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Ryan Beltram

Ryan Beltram

Passionate about movies, sports and writing, Ryan hails from Bend but lives in Springfield now. He earned his college degree in journalism from the University of Oregon and hopes to one day write a novel. He also enjoys sunsets and long walks on the beach.
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Film Fanatic: ‘Wonder Woman’ Review

There’s a moment in Wonder Woman when our titular character is walking through the trenches that so distinctly define WWI. All she sees is pain, bloodshed and fear.

She’s following a group of men with the intent of bypassing the front lines of the Great War because their specific mission requires it. But she cannot. With great power comes great responsibility to borrow a line from another superhero.

“It is our sacred duty to defend the world. And it’s what I’m going to do,” she says.

She takes off her coat to reveal her iconic uniform and as she walks up the steps to face certain death (At least for any mere mortal), she has a look on her face that suggests, “Don’t worry, I got this!”

What follows is our hero deflecting bullets, providing cover fire for her men and a thrilling sequence in a village where she snaps guns in half like they were kindling, use her shield in ways that would make Captain America curious and toss an armored car like it was nothing.

This spectacular scene not only defines the character of Wonder Woman, but director Patty Jenkins’ film as one that is fun, exciting and light.

Gal Gadot is terrific as Wonder Woman. | (Warner Bros.)

The first three films in the DC Extended Universe (DCEU) has followed a distinctive tone: darkness. With Man of Steel, Batman v Superman: Dawn of Justice and Suicide Squad, Warner Bros. has crafted a world where cynicism, corruption and cruelness are major themes. Is it all part of a grander plan or simply reactionary to what Marvel is doing with their cinematic universe?

Who knows. But  what Jenkins does is use those themes as obstacles in Wonder Woman’s way. But it doesn’t all come at once.

Remember, this is an origins story so we have to see our character from the beginning in all her naivete.

Young Diana is born in a world of privilege. The daughter of Zeus, Diana is princess of the Amazons on an island paradise full of women. But from an early age, she yearns to be a fierce warrior.

And she will get her chance. A pilot named Steve Trevor (Chris Pine) crashes on her shores and unwittingly brings a hoard of Germans with him. The Amazonians make quick work of the men, but Diana witnesses the death of a close friend which motivates her to follow Trevor back to civilization to confront the war to end all wars.

It is here where Wonder Woman resembles two Marvel properties, Captain America and Thor. You have the young idealist looking to make a difference and end the war in any way she can and a fish out of water struggling to learn basic things in the modern world such as how to dress or how to act.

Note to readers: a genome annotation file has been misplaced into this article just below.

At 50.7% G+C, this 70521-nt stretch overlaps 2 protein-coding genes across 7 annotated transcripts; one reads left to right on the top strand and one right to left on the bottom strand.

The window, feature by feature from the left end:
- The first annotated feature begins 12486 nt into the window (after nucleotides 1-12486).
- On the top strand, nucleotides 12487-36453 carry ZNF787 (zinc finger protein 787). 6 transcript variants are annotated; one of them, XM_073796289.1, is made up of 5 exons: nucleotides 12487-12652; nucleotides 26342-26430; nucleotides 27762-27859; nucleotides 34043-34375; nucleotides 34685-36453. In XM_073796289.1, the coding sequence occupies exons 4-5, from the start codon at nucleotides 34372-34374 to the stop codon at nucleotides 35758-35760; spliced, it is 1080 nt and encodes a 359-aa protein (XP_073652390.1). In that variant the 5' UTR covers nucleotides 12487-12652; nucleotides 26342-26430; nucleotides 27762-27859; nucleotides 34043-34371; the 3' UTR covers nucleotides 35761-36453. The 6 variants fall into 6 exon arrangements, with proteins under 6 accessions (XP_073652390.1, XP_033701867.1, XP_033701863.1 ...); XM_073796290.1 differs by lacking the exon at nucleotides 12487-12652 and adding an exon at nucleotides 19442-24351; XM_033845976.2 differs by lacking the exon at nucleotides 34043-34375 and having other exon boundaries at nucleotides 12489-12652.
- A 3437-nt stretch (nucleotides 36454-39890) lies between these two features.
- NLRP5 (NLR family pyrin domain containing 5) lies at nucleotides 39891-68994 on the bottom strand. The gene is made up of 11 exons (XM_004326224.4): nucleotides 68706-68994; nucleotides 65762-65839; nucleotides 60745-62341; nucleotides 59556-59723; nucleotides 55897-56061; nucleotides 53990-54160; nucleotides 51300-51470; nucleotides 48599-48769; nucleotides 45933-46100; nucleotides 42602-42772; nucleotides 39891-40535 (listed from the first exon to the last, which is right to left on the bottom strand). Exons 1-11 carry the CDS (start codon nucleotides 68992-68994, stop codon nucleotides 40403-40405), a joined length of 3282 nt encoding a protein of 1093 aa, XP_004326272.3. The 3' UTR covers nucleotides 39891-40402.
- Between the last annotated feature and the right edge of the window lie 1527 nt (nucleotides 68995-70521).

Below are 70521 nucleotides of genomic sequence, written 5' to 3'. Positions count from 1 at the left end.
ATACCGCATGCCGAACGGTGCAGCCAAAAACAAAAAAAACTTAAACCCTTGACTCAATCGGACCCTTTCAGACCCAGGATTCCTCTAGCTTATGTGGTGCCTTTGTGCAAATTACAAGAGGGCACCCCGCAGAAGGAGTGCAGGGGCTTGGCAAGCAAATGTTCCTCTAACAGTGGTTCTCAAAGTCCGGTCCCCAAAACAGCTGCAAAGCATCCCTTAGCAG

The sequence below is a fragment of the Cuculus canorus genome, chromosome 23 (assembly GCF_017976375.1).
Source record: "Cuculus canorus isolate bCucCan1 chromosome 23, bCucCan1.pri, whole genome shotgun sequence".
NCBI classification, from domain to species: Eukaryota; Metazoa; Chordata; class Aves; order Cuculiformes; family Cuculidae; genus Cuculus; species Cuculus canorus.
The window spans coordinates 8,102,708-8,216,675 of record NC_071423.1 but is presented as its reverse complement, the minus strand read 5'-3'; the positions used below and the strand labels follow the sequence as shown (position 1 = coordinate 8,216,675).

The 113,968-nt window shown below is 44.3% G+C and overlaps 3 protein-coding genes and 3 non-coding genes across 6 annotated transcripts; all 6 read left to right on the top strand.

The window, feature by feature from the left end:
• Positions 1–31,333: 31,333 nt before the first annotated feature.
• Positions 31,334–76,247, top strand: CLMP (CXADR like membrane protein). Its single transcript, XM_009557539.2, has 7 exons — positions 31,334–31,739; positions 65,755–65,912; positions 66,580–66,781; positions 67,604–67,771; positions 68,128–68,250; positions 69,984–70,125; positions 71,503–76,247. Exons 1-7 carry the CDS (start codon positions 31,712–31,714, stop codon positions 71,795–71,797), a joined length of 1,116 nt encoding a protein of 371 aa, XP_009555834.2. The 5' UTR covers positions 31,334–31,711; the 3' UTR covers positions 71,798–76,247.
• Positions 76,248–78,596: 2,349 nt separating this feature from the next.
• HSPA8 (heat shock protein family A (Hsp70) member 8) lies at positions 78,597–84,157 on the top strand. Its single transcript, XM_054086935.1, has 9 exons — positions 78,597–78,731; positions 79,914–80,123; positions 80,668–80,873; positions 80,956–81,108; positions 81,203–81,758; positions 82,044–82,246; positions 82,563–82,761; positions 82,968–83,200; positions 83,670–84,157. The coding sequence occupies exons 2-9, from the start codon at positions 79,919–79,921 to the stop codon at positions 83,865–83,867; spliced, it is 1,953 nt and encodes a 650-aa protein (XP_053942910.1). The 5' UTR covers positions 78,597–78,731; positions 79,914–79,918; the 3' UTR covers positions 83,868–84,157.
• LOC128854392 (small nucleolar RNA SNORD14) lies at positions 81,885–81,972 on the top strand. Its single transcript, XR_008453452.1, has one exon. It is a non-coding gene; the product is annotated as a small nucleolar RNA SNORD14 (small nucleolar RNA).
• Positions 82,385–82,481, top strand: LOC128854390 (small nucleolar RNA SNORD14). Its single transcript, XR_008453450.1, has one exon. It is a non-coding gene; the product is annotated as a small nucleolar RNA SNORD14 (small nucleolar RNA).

The difference between Thor and Wonder Woman however is of course, gender. Jenkins plays with early twentieth century stereotypes against women by having our main character be told what to wear or when to address men. But rather than feel forced or political, Jenkins maneuvers threw this subtext with grace and efficiency. Again, Diana doesn’t see stereotypes or the cruelness of men because she has yet to be desensitized by it. She’s pure, which leads to a terrific arc throughout the film.

Chris Pine has the movie star looks, but he’s underrated as a comedic actor. | (Warner Bros.)

Setting the film during WWI is also an interesting decision. This was the first mechanized war where you didn’t see who you were killing. Jenkins not only highlights this thought, but uses it as motivation for our main character. War is always senseless in her mind. Especially when done in a dishonorable way.

She has a singular vision; stop the men or man responsible for the atrocities going on in the world. Along the way she witnesses these horrible things which certainly effect her, but also drive her even more.

This allows the action sequences to have purpose and meaning. They’re not mindless filler to even out the runtime.

The major concern heading into Wonder Woman was whether star Gal Gadot could carry the film on her shoulders. The physical performance was never in question. But could she deliver dialogue, convey different emotions and make you root for her? She doesn’t speak the greatest english and she’s never led a film on her own. These were valid concerns going in. But overall Gadot is terrific. She plays the character with great conviction and grace and she’s surprisingly funny.

Her chemistry with Pine is also fantastic. Jenkins perfectly balances their relationship throughout the film by having it be more of  a respected partnership rather than a love story. She needs him to help her navigate through this unknown place. But in the grand scheme of things, she’s perfectly fine on her own.

“What I do is not up to you,” she says to Steve at one point.

The finale features the usual third-act mayhem for a superhero film, but unlike Zack Snyder, Jenkins is a bit more coherent in her direction of the bigger set pieces. There’s a lot of slow motion shots and while they don’t quite have the style (Or budget) of a Snyder film, Jenkins uses them to great effect.

Back in March, Fox released Logan which is the antithesis of Wonder Woman. That’s a movie about a superhero at the end of his run who has to deal with all the demons he’s collected over the years.

Wonder Woman is just getting started. Reminiscent of Richard Donner’s original Superman, Wonder Woman is refreshingly earnest, fun and inspiring. It’s the type of crowd-pleasing summer movie we don’t see too often any more.

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